"Grow" established in 1957 as "Recovery" is a caring abd supportive, community based organisation which has developed a unique program for improving and maintaining mental wellbeing.

Value of peer support to reduce social isolation. Offers hope, collective wisdom, leadership development, affordable and accessible.

4 essential features: 1. 12 step program, 2. Group Method, 3. Caring and sharing community, 4. Organisational structure.

No cost, anonymous with a two hour weekly meeting with 3-15 members per group.

 

Linda spoke on her experience. Several breakdowns, but proud to have got through it, difficult life but found people understanding and caring in "Grow".

 
 

 
Cathy Booth, Founder of Umoja Orphanage Kenya, will be in Nathalia on July, 28th and we are arranging a dinner for supporters and those interested in our project, to hear from Cathy, about the project and where it is up to and what is planned for the future. Tickets at $30- are now available on Trybooking following the link below. Tables of 10 are also available if you want to organise a group.
Our Container will have just left Australia for Kenya and it will be a chance for Cathy to thank our supporters who have given so generously toward the Container contents. Ticket price includes a 2 course Roast and sweets Dinner, catered by Nathalia Football and Netball Club and drinks available at bar prices.
Profits from the night will go toward the transport of the Container from the port and to pay for the tractor.
 
Trybooking link:
www.trybooking.com/509291
 

 
Geoff Austin flew as a Captain with Virgin Australia
Attended flying school single engine course then twin engine and instrument training. Experience as a charter pilot flying 2,000 hours before airlines consider you. Other sources of pilots Air Force or Cadets.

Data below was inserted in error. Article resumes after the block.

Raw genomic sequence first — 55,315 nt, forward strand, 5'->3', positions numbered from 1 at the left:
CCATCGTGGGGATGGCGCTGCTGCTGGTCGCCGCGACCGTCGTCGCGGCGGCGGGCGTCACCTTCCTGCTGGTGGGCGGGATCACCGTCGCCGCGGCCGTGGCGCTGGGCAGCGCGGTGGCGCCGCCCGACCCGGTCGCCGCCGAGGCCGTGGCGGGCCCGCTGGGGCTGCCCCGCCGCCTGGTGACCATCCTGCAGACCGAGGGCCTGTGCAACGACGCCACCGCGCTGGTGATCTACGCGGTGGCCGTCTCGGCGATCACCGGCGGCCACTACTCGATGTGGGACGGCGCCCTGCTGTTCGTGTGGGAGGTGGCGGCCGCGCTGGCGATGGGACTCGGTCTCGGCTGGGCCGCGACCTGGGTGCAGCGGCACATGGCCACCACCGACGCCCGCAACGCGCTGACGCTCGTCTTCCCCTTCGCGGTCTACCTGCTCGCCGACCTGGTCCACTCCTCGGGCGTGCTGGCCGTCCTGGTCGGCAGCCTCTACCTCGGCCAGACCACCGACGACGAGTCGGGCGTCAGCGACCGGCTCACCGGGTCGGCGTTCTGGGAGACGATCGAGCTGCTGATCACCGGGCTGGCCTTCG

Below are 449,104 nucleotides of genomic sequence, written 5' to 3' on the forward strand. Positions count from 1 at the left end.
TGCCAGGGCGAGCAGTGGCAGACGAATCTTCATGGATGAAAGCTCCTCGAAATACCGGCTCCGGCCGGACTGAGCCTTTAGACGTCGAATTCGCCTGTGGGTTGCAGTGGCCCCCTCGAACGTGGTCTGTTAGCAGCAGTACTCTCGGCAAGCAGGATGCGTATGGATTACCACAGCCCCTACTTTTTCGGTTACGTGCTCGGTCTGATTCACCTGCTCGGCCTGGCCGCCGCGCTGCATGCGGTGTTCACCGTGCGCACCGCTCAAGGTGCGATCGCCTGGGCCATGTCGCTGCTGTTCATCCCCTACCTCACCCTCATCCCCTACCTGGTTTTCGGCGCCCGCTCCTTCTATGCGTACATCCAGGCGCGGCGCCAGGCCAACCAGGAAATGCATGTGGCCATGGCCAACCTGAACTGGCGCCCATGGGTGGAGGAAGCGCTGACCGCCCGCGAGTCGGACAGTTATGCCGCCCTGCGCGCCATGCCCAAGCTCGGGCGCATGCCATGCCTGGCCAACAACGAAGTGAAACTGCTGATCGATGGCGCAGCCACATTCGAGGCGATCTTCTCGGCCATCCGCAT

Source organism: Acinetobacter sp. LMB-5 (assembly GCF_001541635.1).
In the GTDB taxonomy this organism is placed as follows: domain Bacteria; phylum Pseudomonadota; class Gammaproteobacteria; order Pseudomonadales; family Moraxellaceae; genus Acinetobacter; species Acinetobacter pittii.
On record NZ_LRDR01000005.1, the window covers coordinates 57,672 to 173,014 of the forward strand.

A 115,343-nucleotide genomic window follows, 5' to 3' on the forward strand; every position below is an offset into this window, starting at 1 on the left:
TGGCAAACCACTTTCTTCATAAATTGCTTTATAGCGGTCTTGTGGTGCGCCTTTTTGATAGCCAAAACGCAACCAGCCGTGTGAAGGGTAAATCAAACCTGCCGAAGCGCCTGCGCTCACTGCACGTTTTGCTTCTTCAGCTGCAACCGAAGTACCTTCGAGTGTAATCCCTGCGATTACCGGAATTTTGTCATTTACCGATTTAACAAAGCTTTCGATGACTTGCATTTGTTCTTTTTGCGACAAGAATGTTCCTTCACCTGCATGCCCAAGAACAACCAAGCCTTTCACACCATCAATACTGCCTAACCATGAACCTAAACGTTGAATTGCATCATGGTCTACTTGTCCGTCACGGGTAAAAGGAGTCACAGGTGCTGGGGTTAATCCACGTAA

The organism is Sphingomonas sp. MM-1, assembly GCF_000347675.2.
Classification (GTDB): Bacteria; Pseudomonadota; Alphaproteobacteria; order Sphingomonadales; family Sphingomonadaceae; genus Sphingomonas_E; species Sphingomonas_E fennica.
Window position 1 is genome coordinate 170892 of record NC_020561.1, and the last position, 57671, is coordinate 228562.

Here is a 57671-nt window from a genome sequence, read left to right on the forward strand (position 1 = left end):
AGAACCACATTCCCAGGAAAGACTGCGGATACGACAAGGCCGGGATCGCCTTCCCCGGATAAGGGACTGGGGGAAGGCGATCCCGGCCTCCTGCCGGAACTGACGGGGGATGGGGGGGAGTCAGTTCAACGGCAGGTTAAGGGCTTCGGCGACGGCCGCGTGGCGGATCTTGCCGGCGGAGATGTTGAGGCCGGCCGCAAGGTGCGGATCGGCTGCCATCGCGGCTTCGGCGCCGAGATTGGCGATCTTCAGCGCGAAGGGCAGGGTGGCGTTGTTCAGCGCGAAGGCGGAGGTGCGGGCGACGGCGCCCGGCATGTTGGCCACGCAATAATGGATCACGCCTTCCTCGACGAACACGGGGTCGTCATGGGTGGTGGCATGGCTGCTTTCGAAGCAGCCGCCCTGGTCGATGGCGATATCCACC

To keep license tested over 2 day every 6 months with 4 hours in simulator each day. Cover engine failure, engine fire.
Flew 737 on domestic routes short or medium haul. International have up to 16 hours flight, 737 6 hours maximum. Flight of one and a half hours will have fuel for 2 hours Fuel is refined kerosene.
Lithium batteries a big threat as a fire in cargo hold will require an emergency landing. Cabin depressurisation have 15 seconds of useful consciousness. 
Typical routes two way. Holding points over Heathcote and Berrigan.
Captain responsible for departure procedures, landing procedures and arrival procedures.
 

 
 
 
President Stephen Mills presented Nadene Donnelly with a Certificate of Appreciation for assistance to the club in producing and printing flyers, tickets etc. for Business Breakfast.
 
 

 
Grant Duffy was the guest speaker at the Combined Services Dinner hosted by Lions.

Angel Flight is a charity which coordinates non-emergency flights to assist country people to access specialist medical treatment that would otherwise be unavailable to them because of vast distance and high travel costs. All flights are free and may involve travel to medical facilities anywhere in Australia.

Angel Flight, launched as an Australian charity in April 2003, is the initiative of Bill Bristow AM a successful businessman, experienced pilot and very proud winner of the Australian of the Year Award – Queensland 2005.